Extreme pressures and temperatures are known to drastically affect the chemistry of iron oxides,resulting in numerous compounds forming homologous seriesnFeOmFe2O3and the appearance of FeO2.Here, based on the results ofin situsingle-crystal x-ray diffraction, Mössbauer spectroscopy, x-rayabsorption spectroscopy, and density-functional theoryþdynamical mean-field theory calculations, wedemonstrate that iron in high-pressure cubic FeO2and isostructural FeO2H0.5is ferric (Fe3þ), and oxygenhas a formal valence less than 2. Reduction of oxygen valence from 2, common for oxides, down to 1.5 canbe explained by a formation of a localized hole at oxygen sites.

Koemets, E. and Leonov, I. and Bykov, M. and Bykova, E. and Chariton, S. and Aprilis, G. and Fedotenko, T. and Cl\’ement, S. and Rouquette, J. and Haines, J. and Cerantola, V. and Glazyrin, K. and McCammon, C. and Prakapenka, V. B. and Hanfland, M. and Liermann, H.-P. and Svitlyk, V. and Torchio, R. and Rosa, A. D. and Irifune, T. and Ponomareva, A. V. and Abrikosov, I. A. and Dubrovinskaia, N. and Dubrovinsky, L., “Revealing the Complex Nature of Bonding in the Binary High-Pressure Compound FeO2”, Phys. Rev. Lett. 126, 106001, DOI: 10.1103/PhysRevLett.126.106001 abstract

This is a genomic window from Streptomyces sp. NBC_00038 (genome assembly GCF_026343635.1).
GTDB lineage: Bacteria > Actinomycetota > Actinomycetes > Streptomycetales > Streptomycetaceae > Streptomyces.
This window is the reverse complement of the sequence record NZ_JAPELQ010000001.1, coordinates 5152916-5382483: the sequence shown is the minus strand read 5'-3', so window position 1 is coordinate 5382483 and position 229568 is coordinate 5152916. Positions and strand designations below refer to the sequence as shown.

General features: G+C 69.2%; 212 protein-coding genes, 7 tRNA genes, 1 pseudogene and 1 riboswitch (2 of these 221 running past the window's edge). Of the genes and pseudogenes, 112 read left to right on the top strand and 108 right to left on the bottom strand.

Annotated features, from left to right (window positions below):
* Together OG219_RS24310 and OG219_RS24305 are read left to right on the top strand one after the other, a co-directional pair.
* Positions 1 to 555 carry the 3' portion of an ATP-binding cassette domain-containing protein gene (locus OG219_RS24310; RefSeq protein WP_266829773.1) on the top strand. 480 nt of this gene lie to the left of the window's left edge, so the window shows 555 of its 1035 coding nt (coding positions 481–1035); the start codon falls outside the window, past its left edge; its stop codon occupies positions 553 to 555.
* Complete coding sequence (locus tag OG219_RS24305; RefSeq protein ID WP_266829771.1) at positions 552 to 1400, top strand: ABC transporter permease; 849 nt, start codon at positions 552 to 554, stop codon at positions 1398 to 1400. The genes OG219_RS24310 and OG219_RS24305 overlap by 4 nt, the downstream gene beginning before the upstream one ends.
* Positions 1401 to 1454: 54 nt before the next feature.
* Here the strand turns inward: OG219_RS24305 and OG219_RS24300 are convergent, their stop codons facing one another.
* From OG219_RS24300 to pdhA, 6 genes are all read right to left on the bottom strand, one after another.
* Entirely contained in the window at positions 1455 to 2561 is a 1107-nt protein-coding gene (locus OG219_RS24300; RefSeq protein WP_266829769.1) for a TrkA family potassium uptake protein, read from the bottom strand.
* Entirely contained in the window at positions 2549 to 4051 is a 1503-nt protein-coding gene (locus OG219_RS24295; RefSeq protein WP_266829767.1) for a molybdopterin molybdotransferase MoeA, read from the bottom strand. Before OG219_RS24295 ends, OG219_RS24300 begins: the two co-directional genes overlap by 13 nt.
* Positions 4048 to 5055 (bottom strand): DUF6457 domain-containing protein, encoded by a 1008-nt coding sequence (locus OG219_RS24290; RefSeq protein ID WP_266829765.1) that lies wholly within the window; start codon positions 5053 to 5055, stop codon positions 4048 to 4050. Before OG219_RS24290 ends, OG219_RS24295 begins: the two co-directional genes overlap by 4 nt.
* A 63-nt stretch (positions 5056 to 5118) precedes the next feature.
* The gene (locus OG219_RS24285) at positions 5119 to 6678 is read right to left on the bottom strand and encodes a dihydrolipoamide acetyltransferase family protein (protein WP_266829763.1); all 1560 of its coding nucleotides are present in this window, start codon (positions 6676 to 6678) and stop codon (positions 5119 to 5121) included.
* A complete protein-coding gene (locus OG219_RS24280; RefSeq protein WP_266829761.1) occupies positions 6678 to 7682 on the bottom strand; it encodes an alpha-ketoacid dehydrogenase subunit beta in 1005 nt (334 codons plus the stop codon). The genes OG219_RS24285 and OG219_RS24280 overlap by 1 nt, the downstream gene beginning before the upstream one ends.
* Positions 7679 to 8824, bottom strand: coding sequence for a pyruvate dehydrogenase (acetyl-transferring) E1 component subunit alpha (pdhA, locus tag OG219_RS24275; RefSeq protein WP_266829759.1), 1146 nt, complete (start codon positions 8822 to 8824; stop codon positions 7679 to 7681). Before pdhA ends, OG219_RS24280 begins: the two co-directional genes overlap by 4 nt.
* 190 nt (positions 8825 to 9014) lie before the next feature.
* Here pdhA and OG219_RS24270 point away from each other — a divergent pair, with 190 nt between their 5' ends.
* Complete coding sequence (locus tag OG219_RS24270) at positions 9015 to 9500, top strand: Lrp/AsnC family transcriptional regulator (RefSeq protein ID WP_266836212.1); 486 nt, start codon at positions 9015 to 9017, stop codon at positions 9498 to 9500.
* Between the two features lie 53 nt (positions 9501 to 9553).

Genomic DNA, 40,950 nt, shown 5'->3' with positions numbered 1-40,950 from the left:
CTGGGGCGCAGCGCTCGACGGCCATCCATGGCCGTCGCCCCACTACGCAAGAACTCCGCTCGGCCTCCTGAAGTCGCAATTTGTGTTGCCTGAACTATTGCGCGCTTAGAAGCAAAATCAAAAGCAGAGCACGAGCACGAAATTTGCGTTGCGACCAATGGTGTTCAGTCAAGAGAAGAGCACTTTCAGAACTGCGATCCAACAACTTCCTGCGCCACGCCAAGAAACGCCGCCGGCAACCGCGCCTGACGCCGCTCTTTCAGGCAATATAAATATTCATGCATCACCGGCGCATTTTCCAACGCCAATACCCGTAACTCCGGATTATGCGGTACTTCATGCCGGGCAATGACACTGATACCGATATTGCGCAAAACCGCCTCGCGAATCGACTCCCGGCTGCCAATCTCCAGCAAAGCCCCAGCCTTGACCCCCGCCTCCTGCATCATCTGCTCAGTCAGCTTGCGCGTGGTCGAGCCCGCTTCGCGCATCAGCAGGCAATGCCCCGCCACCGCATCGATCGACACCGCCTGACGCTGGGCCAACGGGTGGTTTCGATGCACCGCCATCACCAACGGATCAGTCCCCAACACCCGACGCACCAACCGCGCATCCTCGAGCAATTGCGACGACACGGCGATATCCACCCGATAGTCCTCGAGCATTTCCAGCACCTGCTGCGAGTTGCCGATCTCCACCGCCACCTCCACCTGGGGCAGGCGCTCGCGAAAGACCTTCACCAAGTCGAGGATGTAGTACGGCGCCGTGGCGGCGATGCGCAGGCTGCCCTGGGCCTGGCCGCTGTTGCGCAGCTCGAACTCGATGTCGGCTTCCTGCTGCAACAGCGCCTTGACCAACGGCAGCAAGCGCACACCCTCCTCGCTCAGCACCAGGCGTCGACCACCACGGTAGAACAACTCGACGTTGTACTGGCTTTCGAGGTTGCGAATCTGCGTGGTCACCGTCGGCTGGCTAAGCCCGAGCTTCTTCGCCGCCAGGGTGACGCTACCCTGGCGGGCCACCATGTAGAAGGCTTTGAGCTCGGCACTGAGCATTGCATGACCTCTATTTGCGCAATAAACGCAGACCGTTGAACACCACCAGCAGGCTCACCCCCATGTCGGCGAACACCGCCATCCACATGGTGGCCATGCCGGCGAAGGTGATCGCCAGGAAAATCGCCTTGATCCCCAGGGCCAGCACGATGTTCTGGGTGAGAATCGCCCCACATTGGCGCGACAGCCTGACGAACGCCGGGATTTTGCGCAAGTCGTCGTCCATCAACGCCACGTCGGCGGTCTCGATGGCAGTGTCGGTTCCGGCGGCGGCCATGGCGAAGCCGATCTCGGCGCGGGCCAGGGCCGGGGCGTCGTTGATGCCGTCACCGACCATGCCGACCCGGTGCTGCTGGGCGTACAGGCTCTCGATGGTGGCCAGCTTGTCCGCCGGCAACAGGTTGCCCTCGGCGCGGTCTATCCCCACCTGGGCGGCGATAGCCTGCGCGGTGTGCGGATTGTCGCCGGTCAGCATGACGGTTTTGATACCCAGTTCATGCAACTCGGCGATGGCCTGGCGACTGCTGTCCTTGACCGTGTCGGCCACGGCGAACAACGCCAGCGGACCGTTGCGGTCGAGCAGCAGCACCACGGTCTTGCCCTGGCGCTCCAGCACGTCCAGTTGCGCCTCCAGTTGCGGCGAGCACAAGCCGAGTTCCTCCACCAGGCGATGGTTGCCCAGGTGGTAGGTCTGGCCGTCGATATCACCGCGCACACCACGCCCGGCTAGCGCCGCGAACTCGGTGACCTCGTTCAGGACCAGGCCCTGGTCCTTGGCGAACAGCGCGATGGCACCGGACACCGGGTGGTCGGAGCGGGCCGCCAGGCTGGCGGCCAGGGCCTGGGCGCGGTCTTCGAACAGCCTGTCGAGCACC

a) Crystal structure and valence electron density plotfor HP-PdF2FeO2obtained by DFTþDMFT at∼70GPa.(b) DFT hybride potential Heyd–Scuseria–Ernzerhof HSE03results for pyrite-type MgO2peroxide at ambient conditions.Max stands for 15% of maximum of charge densityρðrÞ